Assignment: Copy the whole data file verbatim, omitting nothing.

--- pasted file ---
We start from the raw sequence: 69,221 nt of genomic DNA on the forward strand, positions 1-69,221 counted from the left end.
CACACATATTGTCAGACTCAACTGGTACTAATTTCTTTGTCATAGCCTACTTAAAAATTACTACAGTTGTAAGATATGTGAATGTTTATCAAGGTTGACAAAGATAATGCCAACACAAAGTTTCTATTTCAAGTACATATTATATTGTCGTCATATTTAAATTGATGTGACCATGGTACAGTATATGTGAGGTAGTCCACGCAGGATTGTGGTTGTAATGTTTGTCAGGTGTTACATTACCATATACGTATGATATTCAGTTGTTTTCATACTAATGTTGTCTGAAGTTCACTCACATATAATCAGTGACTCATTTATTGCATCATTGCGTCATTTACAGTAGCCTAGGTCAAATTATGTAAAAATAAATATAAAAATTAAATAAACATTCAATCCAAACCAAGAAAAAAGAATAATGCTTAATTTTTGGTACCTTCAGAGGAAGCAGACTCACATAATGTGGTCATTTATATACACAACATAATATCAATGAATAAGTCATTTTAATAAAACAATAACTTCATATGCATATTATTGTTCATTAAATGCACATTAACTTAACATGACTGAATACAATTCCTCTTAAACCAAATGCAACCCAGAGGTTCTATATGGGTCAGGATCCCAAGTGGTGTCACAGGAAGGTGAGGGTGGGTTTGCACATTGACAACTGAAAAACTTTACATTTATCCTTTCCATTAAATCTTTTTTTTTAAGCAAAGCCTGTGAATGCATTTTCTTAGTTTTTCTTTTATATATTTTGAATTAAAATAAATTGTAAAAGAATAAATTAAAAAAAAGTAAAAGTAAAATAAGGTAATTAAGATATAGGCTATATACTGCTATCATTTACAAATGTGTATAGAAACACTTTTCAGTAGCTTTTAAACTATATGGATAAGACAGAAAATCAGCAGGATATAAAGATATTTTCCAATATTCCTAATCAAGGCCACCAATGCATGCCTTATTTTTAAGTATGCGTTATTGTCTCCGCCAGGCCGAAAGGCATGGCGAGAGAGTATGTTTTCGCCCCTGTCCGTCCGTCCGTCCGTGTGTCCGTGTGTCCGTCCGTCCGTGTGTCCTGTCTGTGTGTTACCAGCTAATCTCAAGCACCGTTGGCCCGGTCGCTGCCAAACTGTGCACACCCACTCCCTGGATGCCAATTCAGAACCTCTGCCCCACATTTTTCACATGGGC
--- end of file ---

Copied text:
We start from the raw sequence: 69,221 nt of genomic DNA on the forward strand, positions 1-69,221 counted from the left end.
CACACATATTGTCAGACTCAACTGGTACTAATTTCTTTGTCATAGCCTACTTAAAAATTACTACAGTTGTAAGATATGTGAATGTTTATCAAGGTTGACAAAGATAATGCCAACACAAAGTTTCTATTTCAAGTACATATTATATTGTCGTCATATTTAAATTGATGTGACCATGGTACAGTATATGTGAGGTAGTCCACGCAGGATTGTGGTTGTAATGTTTGTCAGGTGTTACATTACCATATACGTATGATATTCAGTTGTTTTCATACTAATGTTGTCTGAAGTTCACTCACATATAATCAGTGACTCATTTATTGCATCATTGCGTCATTTACAGTAGCCTAGGTCAAATTATGTAAAAATAAATATAAAAATTAAATAAACATTCAATCCAAACCAAGAAAAAAGAATAATGCTTAATTTTTGGTACCTTCAGAGGAAGCAGACTCACATAATGTGGTCATTTATATACACAACATAATATCAATGAATAAGTCATTTTAATAAAACAATAACTTCATATGCATATTATTGTTCATTAAATGCACATTAACTTAACATGACTGAATACAATTCCTCTTAAACCAAATGCAACCCAGAGGTTCTATATGGGTCAGGATCCCAAGTGGTGTCACAGGAAGGTGAGGGTGGGTTTGCACATTGACAACTGAAAAACTTTACATTTATCCTTTCCATTAAATCTTTTTTTTTAAGCAAAGCCTGTGAATGCATTTTCTTAGTTTTTCTTTTATATATTTTGAATTAAAATAAATTGTAAAAGAATAAATTAAAAAAAAGTAAAAGTAAAATAAGGTAATTAAGATATAGGCTATATACTGCTATCATTTACAAATGTGTATAGAAACACTTTTCAGTAGCTTTTAAACTATATGGATAAGACAGAAAATCAGCAGGATATAAAGATATTTTCCAATATTCCTAATCAAGGCCACCAATGCATGCCTTATTTTTAAGTATGCGTTATTGTCTCCGCCAGGCCGAAAGGCATGGCGAGAGAGTATGTTTTCGCCCCTGTCCGTCCGTCCGTCCGTGTGTCCGTGTGTCCGTCCGTCCGTGTGTCCTGTCTGTGTGTTACCAGCTAATCTCAAGCACCGTTGGCCCGGTCGCTGCCAAACTGTGCACACCCACTCCCTGGATGCCAATTCAGAACCTCTGCCCCACATTTTTCACATGGGC